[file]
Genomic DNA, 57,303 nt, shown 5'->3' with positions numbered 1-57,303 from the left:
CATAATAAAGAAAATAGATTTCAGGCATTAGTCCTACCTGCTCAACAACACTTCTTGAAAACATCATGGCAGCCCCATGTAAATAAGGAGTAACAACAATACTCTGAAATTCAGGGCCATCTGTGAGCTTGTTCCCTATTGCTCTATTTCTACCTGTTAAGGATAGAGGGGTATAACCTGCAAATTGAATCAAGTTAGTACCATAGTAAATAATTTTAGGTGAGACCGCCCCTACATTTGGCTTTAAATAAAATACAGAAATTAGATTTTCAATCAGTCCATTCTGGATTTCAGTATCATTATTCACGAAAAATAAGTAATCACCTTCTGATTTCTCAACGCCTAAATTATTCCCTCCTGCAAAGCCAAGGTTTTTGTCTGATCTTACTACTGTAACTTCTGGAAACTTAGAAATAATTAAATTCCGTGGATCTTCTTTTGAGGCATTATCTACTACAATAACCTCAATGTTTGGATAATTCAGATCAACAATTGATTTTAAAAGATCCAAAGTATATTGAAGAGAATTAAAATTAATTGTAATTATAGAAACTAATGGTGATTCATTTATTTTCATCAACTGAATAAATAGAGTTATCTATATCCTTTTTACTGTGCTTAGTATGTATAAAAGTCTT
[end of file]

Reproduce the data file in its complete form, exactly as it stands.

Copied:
Genomic DNA, 57,303 nt, shown 5'->3' with positions numbered 1-57,303 from the left:
CATAATAAAGAAAATAGATTTCAGGCATTAGTCCTACCTGCTCAACAACACTTCTTGAAAACATCATGGCAGCCCCATGTAAATAAGGAGTAACAACAATACTCTGAAATTCAGGGCCATCTGTGAGCTTGTTCCCTATTGCTCTATTTCTACCTGTTAAGGATAGAGGGGTATAACCTGCAAATTGAATCAAGTTAGTACCATAGTAAATAATTTTAGGTGAGACCGCCCCTACATTTGGCTTTAAATAAAATACAGAAATTAGATTTTCAATCAGTCCATTCTGGATTTCAGTATCATTATTCACGAAAAATAAGTAATCACCTTCTGATTTCTCAACGCCTAAATTATTCCCTCCTGCAAAGCCAAGGTTTTTGTCTGATCTTACTACTGTAACTTCTGGAAACTTAGAAATAATTAAATTCCGTGGATCTTCTTTTGAGGCATTATCTACTACAATAACCTCAATGTTTGGATAATTCAGATCAACAATTGATTTTAAAAGATCCAAAGTATATTGAAGAGAATTAAAATTAATTGTAATTATAGAAACTAATGGTGATTCATTTATTTTCATCAACTGAATAAATAGAGTTATCTATATCCTTTTTACTGTGCTTAGTATGTATAAAAGTCTT